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#1 of 42 Old 11-24-2009, 12:17 AM - Thread Starter
 
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I feel like I was a lot better versed in this last year and have somehow managed to forget what I knew. DS is in his 2nd year of Montessori, but possibly in the last year of the primary program (we were latecomers to M.). He also changed schools this year.

He never gives me a play by play of the works that he does, so I have a hard time knowing for sure what he's been introduced to/working on. Today, he said he did the 100's board, which is a step up from the 50's board he's been talking about. He explained that this is where you line up the numbers in order, which I remember someone saying last year was debatably Montessori. I asked if he ever did Math with beads or spindles and he said no.

When ds was 2-1/2, he was developing the concept of addition and subtraction, not by rote but by figuring out the concepts with small numbers. Today, he still can't count to 100 reliably, even though this seems to be what he has been working most on, by his report, and even though he is fully capable. When he is counting with me, we talk about the pattern of the 10's, but I don't drill it.

The other day, he was practicing writing his numbers and "quizzing" us - what's 1+1? 11, what's 5+3? 53. And another time, he took some our numbers and made 479+625 and added all the numbers together (4+7+9+6+2+5) using little tokens we had. I didn't jump in and give a lesson on decimals and hundreds because 1) I'm not sure where he is working in Math and don't want to jump ahead, 2) I don't know how to teach it appropriately, and 3) I didn't have beads/hundred squares available.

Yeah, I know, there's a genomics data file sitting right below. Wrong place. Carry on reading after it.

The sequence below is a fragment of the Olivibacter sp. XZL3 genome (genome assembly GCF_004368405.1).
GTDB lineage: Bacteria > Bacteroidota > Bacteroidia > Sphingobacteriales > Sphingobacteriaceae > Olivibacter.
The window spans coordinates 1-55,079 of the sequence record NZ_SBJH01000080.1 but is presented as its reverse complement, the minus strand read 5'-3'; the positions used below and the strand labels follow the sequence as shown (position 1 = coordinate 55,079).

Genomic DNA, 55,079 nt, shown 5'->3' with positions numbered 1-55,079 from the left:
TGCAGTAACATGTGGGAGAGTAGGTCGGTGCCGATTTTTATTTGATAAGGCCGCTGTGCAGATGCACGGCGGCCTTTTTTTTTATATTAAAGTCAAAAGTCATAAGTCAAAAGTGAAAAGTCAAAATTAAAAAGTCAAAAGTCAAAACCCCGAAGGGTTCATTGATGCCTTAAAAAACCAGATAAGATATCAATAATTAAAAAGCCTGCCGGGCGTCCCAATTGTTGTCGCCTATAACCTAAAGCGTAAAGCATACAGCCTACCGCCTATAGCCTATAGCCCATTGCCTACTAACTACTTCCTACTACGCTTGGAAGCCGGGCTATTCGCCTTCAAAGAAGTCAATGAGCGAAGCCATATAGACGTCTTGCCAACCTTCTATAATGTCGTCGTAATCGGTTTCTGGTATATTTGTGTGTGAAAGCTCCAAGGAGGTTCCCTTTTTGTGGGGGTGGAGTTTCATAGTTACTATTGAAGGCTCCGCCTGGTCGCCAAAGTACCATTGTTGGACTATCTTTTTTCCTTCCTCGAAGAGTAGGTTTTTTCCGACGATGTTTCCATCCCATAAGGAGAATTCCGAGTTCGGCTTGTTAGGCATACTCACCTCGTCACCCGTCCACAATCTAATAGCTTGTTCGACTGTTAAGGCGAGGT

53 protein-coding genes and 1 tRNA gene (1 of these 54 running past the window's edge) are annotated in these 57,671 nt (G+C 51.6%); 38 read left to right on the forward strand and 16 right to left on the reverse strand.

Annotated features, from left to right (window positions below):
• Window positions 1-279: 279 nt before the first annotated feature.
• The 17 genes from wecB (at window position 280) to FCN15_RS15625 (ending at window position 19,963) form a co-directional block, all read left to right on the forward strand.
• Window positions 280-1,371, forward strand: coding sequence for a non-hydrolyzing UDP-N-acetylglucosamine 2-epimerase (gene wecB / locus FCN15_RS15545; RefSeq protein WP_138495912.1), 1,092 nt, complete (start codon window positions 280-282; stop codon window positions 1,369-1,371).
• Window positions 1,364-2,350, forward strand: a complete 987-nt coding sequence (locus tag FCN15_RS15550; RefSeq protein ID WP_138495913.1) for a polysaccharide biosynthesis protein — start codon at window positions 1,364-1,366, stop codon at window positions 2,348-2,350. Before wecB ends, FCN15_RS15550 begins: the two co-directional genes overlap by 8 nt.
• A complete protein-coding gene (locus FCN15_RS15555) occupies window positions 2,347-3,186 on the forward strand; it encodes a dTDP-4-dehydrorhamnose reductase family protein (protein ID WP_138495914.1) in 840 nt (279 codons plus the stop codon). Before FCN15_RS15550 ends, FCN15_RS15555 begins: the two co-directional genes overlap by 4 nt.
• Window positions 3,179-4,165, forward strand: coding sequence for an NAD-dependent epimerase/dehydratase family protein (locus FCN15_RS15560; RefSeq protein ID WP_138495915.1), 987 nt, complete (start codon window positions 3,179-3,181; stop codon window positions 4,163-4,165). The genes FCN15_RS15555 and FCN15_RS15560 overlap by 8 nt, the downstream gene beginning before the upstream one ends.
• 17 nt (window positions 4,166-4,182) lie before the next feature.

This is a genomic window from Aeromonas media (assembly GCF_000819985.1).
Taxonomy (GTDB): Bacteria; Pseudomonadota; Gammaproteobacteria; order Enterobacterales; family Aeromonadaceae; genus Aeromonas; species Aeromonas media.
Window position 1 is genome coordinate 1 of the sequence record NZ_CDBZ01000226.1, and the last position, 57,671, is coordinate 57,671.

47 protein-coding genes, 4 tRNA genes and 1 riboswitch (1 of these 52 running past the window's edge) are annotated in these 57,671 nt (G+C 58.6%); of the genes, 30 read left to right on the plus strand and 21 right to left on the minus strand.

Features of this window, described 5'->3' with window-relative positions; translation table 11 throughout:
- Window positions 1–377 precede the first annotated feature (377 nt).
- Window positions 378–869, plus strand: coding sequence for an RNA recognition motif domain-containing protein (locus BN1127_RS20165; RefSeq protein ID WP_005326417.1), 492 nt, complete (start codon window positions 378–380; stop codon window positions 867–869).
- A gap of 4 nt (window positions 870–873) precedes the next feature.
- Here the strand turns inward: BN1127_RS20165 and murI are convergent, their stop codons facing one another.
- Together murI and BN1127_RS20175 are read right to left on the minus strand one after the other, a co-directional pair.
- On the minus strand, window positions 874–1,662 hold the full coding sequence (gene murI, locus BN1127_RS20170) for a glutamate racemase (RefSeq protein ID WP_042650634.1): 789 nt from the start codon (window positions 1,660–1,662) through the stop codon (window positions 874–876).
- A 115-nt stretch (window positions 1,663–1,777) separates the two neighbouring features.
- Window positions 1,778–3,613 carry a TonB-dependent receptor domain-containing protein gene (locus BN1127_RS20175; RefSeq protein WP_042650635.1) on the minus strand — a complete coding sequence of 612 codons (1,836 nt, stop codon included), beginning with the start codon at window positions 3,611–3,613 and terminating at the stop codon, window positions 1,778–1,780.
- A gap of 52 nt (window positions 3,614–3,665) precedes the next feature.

So my questions are: What is the progression of Math works in the Primary cycle? I understand that developing the underlying concepts is most important, but what point should a bright enough child be working at at this age? Are those types of math errors due to a developing curiosity/emerging understanding, or is he somehow stagnating/regressing?

I don't know if I've expressed myself clearly. I'm not really complaining; I just want to know that things are on the right track and to know what questions I could ask to make sure he is.
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#2 of 42 Old 11-24-2009, 01:52 AM
 
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I will do my best to take a stab at your questions:

Quote:
Originally Posted by Rose-Roget View Post
Today, he said he did the 100's board, which is a step up from the 50's board he's been talking about. He explained that this is where you line up the numbers in order, which I remember someone saying last year was debatably Montessori. I asked if he ever did Math with beads or spindles and he said no.
There are different ways of presenting the hundreds board, but the standard presentation involves children sorting tiles representing the quantities 1-100 and placing them in order on a board. It is certainly a challenging work. In order to sort the tiles, the child generally needs to have an understanding that the numerals have different values of tens (eg. all of the teen numerals have a one in the tens place); additionally, it will teach the child to be able to recognize (and read) the numerals 1-100. Generally, the child would have had lessons on the teens and the tens board prior to doing this lesson (which would involve using the bead material to associate the quantity and the symbol).